- Decreased negative behaviors like aggression, withdrawal, and self-absorption
It is important to note the need of an individualized plan for dog-assisted therapy, as it was also noted that for some children with autism, undesirable behaviors like hand flapping increased in the presence of a dog.
It’s not just people with established diagnoses that benefit from therapy dogs. A 2016 study highlighted the positive effects therapy dogs had on college students prior to finals week.8 Students who were able to spend time with a therapy dog reported significantly reduced stress and anxiety. Because of this positive effect, students in schools benefit greatly from a chance to interact with therapy dogs. These dogs help people in other settings, too, as you’ll see below.
Who Might Benefit from Another Therapy Animal?
Not everyone enjoys the company of dogs. Some people are afraid of dogs. Others may be allergic to them. Therefore, other animals can and do become trained to be therapy animals.
Animals other than dogs commonly used in therapeutic settings include:9
- Small animals like rabbits or guinea pigs
- Horses (equine therapy, or equine-assisted therapy, is a specific type of psychotherapy)10
Like dogs, these animals can be caring and comforting. Even when they can’t be cuddled, such as birds, animals can provide benefits. Parrots, for example, are used to help veterans living with PTSD.11 Caring for animals and birds helps ease symptoms of PTSD and other disorders and fosters a sense of connection with another living thing.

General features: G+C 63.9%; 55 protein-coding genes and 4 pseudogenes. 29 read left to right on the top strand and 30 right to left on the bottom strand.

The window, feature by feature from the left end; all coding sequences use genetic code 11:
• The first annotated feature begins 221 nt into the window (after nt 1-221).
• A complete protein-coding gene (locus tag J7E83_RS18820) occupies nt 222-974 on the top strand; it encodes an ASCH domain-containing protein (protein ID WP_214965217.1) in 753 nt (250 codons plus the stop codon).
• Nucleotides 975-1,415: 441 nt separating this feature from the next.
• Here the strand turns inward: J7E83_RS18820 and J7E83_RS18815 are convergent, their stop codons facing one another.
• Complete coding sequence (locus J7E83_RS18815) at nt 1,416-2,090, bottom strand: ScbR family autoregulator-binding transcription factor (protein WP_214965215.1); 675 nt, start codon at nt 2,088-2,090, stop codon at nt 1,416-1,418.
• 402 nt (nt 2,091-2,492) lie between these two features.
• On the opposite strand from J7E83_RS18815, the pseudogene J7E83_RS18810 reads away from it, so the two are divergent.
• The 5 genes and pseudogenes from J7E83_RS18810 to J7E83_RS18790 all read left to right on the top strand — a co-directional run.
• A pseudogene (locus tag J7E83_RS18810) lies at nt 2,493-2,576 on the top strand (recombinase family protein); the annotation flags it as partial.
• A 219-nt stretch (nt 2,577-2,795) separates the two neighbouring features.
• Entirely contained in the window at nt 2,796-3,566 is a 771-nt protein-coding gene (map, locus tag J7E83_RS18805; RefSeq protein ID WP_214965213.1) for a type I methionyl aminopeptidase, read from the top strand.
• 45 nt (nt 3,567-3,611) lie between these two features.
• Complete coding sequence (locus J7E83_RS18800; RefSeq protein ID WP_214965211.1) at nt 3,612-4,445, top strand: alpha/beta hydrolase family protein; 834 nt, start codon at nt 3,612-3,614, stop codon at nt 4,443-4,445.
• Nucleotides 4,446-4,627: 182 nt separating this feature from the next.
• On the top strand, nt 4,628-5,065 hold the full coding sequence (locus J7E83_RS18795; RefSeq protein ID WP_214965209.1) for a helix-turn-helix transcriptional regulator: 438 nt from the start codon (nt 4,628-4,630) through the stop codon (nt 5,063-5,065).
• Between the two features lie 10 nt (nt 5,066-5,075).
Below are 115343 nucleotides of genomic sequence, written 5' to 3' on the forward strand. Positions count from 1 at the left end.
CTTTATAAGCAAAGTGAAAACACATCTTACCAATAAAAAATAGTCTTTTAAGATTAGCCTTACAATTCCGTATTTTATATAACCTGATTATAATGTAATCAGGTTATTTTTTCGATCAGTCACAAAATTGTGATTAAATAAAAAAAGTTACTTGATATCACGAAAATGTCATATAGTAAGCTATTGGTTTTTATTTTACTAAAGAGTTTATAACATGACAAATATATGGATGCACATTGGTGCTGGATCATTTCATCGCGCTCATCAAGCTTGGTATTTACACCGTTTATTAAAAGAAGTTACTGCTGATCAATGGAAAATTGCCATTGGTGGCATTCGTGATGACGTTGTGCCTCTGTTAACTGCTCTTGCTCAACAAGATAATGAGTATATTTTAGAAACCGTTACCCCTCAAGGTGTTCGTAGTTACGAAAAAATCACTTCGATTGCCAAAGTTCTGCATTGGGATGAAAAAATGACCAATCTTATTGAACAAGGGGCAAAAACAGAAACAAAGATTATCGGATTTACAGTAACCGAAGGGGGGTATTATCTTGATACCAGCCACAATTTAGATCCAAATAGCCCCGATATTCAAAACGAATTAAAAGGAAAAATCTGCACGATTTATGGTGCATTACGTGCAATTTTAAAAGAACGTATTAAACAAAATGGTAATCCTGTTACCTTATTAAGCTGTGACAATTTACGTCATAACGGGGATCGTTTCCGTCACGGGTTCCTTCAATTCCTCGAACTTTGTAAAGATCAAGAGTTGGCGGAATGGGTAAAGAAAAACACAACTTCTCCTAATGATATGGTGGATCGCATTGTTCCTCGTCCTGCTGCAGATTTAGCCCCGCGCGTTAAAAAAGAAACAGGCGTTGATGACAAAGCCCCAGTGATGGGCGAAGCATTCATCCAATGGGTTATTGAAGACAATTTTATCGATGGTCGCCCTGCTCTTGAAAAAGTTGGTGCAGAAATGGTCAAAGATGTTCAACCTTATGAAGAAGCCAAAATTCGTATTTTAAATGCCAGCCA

Whatever the animal, people benefit from therapy animals. Dogs and other animals form strong bonds and powerful connections that foster healing.
Popular Choices For Online Therapy
BetterHelp – Best For Those “On A Budget”
Online-Therapy.com – Best For Multiple Sessions Per Week
According to 14 Best Therapy Services (updated on 1/16/2023), Choosing Therapy partners with leading mental health companies and is compensated for marketing by BetterHelp and Online-Therapy.
The Difference Between Therapy Dogs, Emotional Support Animals, and Service Dogs
Therapy animals aren’t the only types of animals that assist humans. People also use and benefit from service dogs and emotional support animals. All are considered to be assistance animals, but the nature of the help they give varies greatly.
The American Veterinary Medical Association distinguishes between the types of animal assistants: Therapy animals, service animals, and emotional support animals (ESAs).12
These animals are part of a process to promote relaxation, whether the setting is an individual counseling office, school or in a group care facility. Therapy animals must undergo a certification process before they can interact with people in a therapeutic role. Unlike service animals and ESAs, therapy animals aren’t allowed to accompany their owners into restaurants, stores, or other public places, and no legal accommodations (such as waived housing restrictions or airline privileges) are given to therapy animals.